10 Tips for a Successful Source to Pay RFP Process
As I begin my 20th year in the Source to Pay space I have reflected upon the thousands of RFP processes I have participated in of which some have been absolutely well thought out and beautifully executed while others turned out to be absolute disasters for both the customer as well as the provider.
For those that ran the RFP process exceptionally well I would say that the following were the key traits that I would encourage you to follow:
1. Pull in IT Early Into the Process: There is nothing more disastrous than to go all the way through an RFP process only to have IT come in at the end and determine that a selected provider does not meet their security requirements. In a perfect world you would send out your IT requirements in advance of the RFP and have the vendors get past the IT security audit in advance of the RFP being issued.
2. Embrace the Analyst Community in your Vendor Selection: The analyst in this space ( you know all the big names) really know the player exceptionally well and can really assist you in determining which providers are the right ones for you to engage in your project. Don’t just rely on the reports, spend the time and the money to have phone conversations with several of the analyst and explain to them your goals and objectives. They can be extremely helpful in giving your guidance and direction.
3. Interview the Project Manager/Deployment Team Lead: One of the most critical elements to the success of a Source to Pay deployment is having a team lead that you as the customer feel comfortable with. Take the time to ask the provider for several candidates for you to interview and insist on getting the one that you and the entire team feel comfortable with. Ideally you would have the candidates come on site and spend time both in the office s well as outside the office. You are going to be spending a lot of time with this person, you need to make sure it is a good fit.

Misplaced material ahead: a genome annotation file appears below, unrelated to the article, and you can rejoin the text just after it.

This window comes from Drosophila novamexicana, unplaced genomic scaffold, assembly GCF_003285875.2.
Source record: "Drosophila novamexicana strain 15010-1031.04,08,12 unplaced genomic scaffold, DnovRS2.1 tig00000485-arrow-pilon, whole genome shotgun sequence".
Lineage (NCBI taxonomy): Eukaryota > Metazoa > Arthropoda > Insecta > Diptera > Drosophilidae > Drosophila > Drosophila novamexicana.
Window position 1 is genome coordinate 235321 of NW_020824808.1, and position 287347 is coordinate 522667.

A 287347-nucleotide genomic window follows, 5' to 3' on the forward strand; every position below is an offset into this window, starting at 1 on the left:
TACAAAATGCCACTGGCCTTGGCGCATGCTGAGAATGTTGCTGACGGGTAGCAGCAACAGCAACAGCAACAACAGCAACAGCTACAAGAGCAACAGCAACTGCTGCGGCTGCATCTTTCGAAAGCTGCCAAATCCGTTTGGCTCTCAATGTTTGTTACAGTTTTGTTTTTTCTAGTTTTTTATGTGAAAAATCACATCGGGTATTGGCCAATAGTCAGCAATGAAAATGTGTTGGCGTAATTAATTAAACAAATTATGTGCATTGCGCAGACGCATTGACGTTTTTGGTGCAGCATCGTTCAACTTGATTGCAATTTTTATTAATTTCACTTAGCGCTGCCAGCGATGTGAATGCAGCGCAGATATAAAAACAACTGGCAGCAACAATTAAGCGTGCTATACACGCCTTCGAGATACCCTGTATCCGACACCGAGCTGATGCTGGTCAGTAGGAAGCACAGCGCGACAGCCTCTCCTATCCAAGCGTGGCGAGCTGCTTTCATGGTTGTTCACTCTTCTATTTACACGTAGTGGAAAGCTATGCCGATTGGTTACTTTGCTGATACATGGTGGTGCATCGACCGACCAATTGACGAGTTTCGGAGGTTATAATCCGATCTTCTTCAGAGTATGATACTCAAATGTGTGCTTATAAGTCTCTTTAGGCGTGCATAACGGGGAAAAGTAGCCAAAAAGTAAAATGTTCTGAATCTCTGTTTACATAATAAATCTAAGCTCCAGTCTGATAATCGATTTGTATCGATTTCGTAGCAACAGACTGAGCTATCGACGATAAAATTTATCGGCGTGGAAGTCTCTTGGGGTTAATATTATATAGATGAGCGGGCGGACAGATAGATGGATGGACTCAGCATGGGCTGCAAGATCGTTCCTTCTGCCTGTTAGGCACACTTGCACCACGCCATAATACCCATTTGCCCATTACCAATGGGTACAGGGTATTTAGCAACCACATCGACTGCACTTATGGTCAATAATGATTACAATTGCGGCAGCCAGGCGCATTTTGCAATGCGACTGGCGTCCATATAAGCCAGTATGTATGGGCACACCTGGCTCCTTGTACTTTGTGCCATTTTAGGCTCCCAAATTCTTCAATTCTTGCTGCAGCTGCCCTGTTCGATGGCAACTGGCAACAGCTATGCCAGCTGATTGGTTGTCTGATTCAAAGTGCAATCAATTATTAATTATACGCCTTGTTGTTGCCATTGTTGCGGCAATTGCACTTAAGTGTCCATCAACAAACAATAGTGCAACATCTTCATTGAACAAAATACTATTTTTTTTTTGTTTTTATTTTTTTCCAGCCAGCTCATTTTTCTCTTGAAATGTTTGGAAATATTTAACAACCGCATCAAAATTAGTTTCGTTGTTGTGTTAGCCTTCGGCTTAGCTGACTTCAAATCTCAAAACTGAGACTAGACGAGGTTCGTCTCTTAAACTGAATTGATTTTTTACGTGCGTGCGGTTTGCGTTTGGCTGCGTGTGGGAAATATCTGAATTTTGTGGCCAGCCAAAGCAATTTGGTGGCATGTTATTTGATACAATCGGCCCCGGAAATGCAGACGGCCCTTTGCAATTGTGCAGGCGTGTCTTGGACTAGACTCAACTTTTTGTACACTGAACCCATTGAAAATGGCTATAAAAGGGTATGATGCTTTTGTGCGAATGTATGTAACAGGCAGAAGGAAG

4. Request on-site Reference Visits: I do not put a lot of stock into the traditional reference process where you ask for three references and make a few phone calls. In a perfect world you would ask for a current customer who is using the same modules you are seeking and fits your similar scope and you would ask to go on-site and see how that customer is using the solution. Ask to speak to IT, leadership and a handful of power users as well as the site administrator. This may seem like a major investment in time but it will truly help you weed out those who do not truly meet your needs. I would suggest only doing this for your two finalist.
5. Don’t Use Just One Vendors RFP Template: Most vendors will be more than happy to provide you with their RFP template to save you time. While it may be tempting to use their RFP template because it usually is very well assembled it is also not comprehensive. It will only contain the functionality they have and obviously not the functionality they don’t have. A best practice is to collect several of these RFP’s and highlight the functionality listed that you think is most important to your success. No need to list out the functionality that you never are going to use.